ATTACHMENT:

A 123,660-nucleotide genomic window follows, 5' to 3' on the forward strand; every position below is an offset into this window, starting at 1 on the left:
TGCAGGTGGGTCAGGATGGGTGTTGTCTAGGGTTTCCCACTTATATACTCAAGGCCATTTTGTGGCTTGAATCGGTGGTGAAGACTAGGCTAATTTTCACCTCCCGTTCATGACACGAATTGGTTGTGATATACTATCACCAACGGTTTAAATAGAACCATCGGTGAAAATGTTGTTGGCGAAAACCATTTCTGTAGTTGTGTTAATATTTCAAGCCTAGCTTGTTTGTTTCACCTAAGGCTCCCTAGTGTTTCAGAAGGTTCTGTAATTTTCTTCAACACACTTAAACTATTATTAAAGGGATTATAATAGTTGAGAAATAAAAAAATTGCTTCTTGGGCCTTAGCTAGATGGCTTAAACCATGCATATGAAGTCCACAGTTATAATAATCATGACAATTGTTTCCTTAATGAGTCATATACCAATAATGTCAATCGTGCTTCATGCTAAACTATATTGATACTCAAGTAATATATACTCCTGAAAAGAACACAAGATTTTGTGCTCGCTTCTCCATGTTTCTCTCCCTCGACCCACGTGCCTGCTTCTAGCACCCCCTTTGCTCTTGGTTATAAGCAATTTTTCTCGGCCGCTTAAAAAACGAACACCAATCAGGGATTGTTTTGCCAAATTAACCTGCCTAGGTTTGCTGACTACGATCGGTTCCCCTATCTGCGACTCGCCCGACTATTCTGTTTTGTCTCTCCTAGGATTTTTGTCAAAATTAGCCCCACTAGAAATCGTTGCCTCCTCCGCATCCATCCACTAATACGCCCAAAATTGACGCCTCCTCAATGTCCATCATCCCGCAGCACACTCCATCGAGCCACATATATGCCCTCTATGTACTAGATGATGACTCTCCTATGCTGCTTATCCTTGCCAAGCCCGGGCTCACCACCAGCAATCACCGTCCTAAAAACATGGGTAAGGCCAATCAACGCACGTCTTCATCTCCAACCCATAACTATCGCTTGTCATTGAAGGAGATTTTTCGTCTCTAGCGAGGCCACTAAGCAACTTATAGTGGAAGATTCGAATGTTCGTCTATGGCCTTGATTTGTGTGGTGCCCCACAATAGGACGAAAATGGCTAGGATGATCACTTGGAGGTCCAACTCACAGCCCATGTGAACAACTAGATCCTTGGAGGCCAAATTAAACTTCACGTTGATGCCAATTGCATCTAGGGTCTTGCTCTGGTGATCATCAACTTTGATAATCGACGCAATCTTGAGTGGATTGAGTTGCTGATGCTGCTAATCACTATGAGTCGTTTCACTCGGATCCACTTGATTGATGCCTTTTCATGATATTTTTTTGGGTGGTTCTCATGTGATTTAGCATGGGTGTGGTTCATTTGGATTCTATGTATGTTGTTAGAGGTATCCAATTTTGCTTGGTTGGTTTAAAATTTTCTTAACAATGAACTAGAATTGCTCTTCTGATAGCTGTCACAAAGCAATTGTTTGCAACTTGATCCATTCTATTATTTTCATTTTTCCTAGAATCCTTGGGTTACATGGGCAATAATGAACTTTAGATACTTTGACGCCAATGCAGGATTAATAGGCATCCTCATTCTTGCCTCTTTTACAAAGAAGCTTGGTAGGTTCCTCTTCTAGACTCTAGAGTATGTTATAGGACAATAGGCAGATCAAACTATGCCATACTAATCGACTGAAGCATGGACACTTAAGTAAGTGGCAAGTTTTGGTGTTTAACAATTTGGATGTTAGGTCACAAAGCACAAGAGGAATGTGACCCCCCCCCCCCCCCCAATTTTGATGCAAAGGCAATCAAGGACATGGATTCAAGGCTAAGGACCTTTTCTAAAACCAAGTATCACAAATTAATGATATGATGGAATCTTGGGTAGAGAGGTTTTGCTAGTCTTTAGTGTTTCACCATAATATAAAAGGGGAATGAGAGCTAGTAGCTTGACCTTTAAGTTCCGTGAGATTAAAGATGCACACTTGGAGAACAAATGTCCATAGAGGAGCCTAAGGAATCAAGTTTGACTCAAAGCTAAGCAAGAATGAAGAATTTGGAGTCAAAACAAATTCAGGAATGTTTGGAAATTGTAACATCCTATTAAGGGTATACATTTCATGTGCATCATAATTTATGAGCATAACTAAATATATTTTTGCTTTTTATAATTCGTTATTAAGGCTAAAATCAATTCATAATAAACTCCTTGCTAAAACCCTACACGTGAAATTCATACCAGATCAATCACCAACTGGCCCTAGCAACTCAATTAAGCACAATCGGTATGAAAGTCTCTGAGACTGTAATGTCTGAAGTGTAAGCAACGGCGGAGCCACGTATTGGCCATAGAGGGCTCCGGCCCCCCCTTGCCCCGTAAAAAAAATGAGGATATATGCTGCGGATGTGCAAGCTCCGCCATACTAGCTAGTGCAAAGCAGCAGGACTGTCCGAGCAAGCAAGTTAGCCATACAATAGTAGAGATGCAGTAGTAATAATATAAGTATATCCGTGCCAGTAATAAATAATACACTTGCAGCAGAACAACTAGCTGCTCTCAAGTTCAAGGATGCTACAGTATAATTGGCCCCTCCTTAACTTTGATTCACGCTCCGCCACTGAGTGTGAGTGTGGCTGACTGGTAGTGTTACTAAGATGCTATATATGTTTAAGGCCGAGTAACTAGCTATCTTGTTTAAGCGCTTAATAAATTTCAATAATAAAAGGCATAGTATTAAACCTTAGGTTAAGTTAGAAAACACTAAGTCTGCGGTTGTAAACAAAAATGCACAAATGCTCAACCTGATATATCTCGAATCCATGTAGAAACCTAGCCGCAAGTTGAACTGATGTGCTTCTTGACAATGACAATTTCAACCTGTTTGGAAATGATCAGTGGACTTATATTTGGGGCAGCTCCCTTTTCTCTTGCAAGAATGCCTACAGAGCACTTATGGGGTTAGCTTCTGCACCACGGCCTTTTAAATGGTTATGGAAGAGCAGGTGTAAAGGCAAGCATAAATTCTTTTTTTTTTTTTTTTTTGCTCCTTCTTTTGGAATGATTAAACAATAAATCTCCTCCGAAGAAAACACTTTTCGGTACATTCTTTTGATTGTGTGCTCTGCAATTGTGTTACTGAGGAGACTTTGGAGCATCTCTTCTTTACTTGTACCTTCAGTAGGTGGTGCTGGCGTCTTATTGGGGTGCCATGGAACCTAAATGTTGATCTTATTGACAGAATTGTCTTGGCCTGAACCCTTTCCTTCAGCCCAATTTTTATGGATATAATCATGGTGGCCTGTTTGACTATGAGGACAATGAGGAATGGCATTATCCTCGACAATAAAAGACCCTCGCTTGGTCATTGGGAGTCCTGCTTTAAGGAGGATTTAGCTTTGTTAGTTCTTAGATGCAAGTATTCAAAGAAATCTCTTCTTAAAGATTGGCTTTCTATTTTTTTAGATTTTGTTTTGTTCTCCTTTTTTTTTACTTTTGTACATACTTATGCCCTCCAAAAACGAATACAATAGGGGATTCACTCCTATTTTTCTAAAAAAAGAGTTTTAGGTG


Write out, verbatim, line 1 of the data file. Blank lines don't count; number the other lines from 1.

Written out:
A 123,660-nucleotide genomic window follows, 5' to 3' on the forward strand; every position below is an offset into this window, starting at 1 on the left: